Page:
On the other side of the pitch, Jose Enrique is back doing his best bull in a China shop routine and, while he offers the physical capabilities to match any other modern full back, his questionable concentration is always a potential Achilles heel for opponents to exploit.
Jon Flanagan might have been largely impressive last term but is he really ready to step up and play week in week out as a primary selection right now? To me he seems more like the perfect back up player to either full back slot rather than the man who should be tasked with being our first choice on either side at this stage of his development.
Hopefully a deal for at least one top quality full back is concluded before we kick off against Southampton because at this moment in time the wide areas in defence are clearly where we need to strengthen most.
Sterling can strike it lucky
He may have only got into the first team as a regular back in December, and he’s still only 19 years old but right now Raheem Sterling is clearly Liverpool’s brightest attacking spark.
He’s found the net against both Roma and City already on the American tour and, despite it only being July, he looks as sharp and fit as he ever has, much to his credit.
At one point against City he gave Gael Clichy – who is no slouch – a five-yard head start over a 10-yard dash and still got to the ball first with time to spare. If any Liverpool player looks ready for the big kick off at the moment then it is Sterling.
Perhaps the most exciting thing about our latest teenage prodigy is that he looks like he can play to a great standard in a variety of positions. We’ve seen him star on both flanks and even as a number ten numerous times, but I’m eager to see him get a shot up front at some point.
His coolness in front of goal is incredible for one so young and his pace speaks for itself. When he curled home a wrongly disallowed goal against City in New York after racing on to a through ball it immediately brought back memories of Michael Owen in his pomp. The fact that Sterling looks adept enough to flourish up front this early on in his career allied with his obvious proficiency out wide or in a deeper role gives Brendan Rodgers plenty of options to ponder and gives us supporters a lot to look forward to.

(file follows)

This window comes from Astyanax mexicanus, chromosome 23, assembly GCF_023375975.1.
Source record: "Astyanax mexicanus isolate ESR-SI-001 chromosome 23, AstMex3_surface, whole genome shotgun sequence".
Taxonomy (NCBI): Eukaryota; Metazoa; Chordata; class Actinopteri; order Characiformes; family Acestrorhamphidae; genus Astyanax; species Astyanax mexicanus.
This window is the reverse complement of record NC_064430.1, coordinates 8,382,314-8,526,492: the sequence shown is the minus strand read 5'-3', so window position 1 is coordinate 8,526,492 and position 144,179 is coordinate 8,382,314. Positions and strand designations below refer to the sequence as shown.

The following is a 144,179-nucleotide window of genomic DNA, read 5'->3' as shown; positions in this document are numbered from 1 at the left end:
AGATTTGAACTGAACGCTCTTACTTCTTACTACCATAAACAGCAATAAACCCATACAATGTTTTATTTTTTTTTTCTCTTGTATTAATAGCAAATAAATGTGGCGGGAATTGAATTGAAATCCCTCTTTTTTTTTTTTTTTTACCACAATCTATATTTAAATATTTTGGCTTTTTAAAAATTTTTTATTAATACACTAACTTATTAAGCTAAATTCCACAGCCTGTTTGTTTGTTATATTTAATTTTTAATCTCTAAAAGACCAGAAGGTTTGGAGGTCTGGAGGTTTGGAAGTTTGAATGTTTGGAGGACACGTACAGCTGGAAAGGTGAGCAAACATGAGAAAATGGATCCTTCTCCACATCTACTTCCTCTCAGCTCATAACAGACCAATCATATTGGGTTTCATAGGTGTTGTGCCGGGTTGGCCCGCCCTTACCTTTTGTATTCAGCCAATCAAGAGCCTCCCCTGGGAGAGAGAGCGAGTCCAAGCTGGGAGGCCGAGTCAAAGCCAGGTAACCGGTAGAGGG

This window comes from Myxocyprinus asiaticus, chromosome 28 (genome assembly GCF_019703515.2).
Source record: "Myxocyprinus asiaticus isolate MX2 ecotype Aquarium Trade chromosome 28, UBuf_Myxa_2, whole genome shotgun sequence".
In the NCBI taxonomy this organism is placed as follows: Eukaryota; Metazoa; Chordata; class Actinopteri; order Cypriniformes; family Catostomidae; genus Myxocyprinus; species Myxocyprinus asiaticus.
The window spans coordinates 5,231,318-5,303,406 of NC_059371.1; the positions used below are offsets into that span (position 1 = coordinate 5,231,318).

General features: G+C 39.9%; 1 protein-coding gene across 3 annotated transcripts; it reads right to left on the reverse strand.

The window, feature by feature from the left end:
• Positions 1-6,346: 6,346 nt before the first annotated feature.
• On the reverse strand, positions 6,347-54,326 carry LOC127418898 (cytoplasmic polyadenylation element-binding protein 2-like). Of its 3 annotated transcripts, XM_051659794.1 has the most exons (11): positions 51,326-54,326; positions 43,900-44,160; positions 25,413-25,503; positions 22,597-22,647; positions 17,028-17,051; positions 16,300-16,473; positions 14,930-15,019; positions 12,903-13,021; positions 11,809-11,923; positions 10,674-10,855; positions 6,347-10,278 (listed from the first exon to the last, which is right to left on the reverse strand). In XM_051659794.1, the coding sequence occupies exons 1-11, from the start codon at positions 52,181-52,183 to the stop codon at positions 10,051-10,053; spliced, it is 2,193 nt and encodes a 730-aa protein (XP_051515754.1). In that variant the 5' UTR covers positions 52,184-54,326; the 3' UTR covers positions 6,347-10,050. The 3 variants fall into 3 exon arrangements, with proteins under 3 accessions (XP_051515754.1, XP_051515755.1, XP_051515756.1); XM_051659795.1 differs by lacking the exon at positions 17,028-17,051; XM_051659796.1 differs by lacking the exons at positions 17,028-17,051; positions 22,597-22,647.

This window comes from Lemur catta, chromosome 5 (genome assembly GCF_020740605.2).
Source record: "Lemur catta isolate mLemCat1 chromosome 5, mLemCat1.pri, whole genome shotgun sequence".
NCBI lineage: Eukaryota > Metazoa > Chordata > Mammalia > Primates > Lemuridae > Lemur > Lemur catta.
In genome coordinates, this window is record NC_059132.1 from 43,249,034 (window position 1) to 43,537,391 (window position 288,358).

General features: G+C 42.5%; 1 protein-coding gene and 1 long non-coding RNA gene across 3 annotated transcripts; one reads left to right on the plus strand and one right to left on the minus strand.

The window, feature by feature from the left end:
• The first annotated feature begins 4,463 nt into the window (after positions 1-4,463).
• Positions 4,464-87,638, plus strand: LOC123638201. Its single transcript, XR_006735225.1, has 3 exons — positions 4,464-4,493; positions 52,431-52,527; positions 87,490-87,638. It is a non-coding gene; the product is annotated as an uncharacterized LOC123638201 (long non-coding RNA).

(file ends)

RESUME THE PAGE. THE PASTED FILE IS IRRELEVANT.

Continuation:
New season, same Coutinho
Robbie Fowler may now be an official club ambassador but I sincerely hope he turns up at Melwood with his boots before the season gets going. Brendan Rodgers needs God to give a few lessons to our talented Brazilian midfielder ASAP.
After nearly two years at the club, and plenty of deserved adulation and praise, it is finally time to acknowledge and criticise a major flaw in little Phil’s game: His shooting is dreadful.
It has been from the moment he arrived on Merseyside and it hasn’t improved. Yes, he scored a few big goals last season, but with the increased competition in midfield and the wide attacking positions, Coutinho needs to start hitting the net more regularly if he is to remain an automatic selection. I’ve lost count, even over the course of just a hand full of friendly matches, of how many times he has dragged shots wide from the edge of the box or hit the keeper when he’s been in an inviting position to score. Frankly, it’s getting a little bit silly even if it is the only real frustration one can point to when assessing his performances.
Like Sterling, Coutinho looks like he’s never been away from football and has settled straight back into his groove after inexplicably missing out on the Brazil World Cup squad. His eye for a pass and dribbling skills have been a highlight of pre season so far and he’s often looked technically a cut above everyone else on the pitch, not that that is anything new. His performances have been universally impressive until he sees the whites of the goalposts.
The annoying thing here is that if Coutinho could somehow develop half of the composure that Raheem Sterling shows in front of goal then we would probably have one of the best all-round attacking midfielders in Europe on our books. Nearly every other aspect of his game is bang on the money.
His poise, his vision, those quick feet and even his much improved strength are all wonderful attributes that are sadly undermined time and again by his finishing. He scored just five league goals last season and regardless of how brilliant the rest of his game undoubtedly is, Liverpool will need that tally to be improved this time around.
Someone get Robbie on the phone. Quick.
Pics: David Rawcliffe-Propaganda-Photo.com